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How much higher rent will go in 2023, according to experts

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Despite the good news that US rents fell in August, the long-term outlook still doesn’t look promising.

Last month, median rents in the country’s 50 largest cities fell by $10 per month. This is his first drop since November. According to the latest data from Realtor.com.

However, a month-long price drop is not necessarily the beginning of a long-term trend. In fact, rent growth is likely to continue into 2023, said Realtor.com chief economist Daniel Hale. “We expect rent growth to slow, but it may not return to typical pre-pandemic levels,” she says.

Rental demand remains strong due to rising home ownership costs. Mortgage costs have nearly doubled since January, Hale says. This has forced many homebuyers to stay in the rental market, exacerbating already high demand.a chronic housing shortage is another factor.

Above-average rent growth expected in 2023

Year-on-year rental price growth will rise from 5.8% in June 2022 to 8.4% in May 2023, according to Dallas Federal Reserve Bank Forecast We use federal consumer price index data.

Similarly, future Moody’s Analytics forecasts project rent growth of 5% to 7% over the same period, said Thomas LaSalvia, director of economic research at the financial analytics firm. Before the COVID-19 pandemic hit, rents were growing about 4% to 5% annually, he says.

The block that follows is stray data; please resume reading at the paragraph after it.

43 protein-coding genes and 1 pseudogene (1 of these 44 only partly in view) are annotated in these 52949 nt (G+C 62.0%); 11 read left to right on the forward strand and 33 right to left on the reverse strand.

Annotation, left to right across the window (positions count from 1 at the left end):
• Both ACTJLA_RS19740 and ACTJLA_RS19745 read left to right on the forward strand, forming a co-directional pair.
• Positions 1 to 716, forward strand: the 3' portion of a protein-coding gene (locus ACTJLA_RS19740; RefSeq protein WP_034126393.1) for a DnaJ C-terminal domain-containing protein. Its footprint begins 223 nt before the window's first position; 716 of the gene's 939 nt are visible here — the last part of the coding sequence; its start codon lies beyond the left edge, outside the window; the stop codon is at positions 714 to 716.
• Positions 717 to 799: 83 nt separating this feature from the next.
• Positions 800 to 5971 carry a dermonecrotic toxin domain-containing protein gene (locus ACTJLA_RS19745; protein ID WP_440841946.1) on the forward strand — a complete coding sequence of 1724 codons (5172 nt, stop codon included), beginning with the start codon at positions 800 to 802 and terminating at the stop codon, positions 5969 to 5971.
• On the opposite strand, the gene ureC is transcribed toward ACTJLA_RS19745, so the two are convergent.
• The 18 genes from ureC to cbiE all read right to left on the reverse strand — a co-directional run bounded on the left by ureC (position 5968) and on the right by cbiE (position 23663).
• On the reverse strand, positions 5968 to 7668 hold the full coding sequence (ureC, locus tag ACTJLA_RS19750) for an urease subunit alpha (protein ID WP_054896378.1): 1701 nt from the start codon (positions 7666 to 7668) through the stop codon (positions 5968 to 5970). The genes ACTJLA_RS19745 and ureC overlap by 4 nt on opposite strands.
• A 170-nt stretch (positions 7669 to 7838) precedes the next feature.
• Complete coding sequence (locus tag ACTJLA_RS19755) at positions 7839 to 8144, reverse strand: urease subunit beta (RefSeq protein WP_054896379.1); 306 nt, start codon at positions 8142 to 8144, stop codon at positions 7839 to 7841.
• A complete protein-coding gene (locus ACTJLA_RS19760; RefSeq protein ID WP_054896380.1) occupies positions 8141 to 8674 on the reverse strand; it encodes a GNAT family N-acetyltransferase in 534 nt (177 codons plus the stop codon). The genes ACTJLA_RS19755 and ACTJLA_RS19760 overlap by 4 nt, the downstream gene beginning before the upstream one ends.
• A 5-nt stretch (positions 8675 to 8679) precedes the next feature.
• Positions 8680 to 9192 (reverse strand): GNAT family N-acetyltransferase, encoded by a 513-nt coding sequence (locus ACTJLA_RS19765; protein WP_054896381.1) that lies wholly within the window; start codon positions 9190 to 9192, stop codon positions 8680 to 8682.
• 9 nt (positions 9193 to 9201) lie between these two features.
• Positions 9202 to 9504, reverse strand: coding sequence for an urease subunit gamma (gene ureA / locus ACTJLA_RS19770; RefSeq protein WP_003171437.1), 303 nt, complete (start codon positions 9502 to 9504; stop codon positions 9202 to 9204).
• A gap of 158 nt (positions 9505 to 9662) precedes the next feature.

“There are expectations that the Fed will need to raise interest rates further over the next six months to bring inflation back into its comfort zone,” LaSalvia said. “As a result, mortgage rates will remain relatively high.”

Fortunately for renters, Moody’s expects price increases to slow in the second half of 2023 as mortgage costs drop.

“There is also hope that the Fed will pivot [away from continued interest hikes] Once inflation starts to come down, the pressure on the mortgage market will ease a bit,” LaSalvia said.

In the meantime, Realtor.com’s Hale says renters should expect to pay more. To reduce costs, lessees may wish to extend existing leases if the price is affordable. Renters can also consider suburban areas, where rents are growing slower than those in urban areas, she says.

Finally, studio apartments are rising in price faster than one- and two-bedroom apartments, so renters may be able to save money by splitting the larger unit with another person, he said. says Hale.

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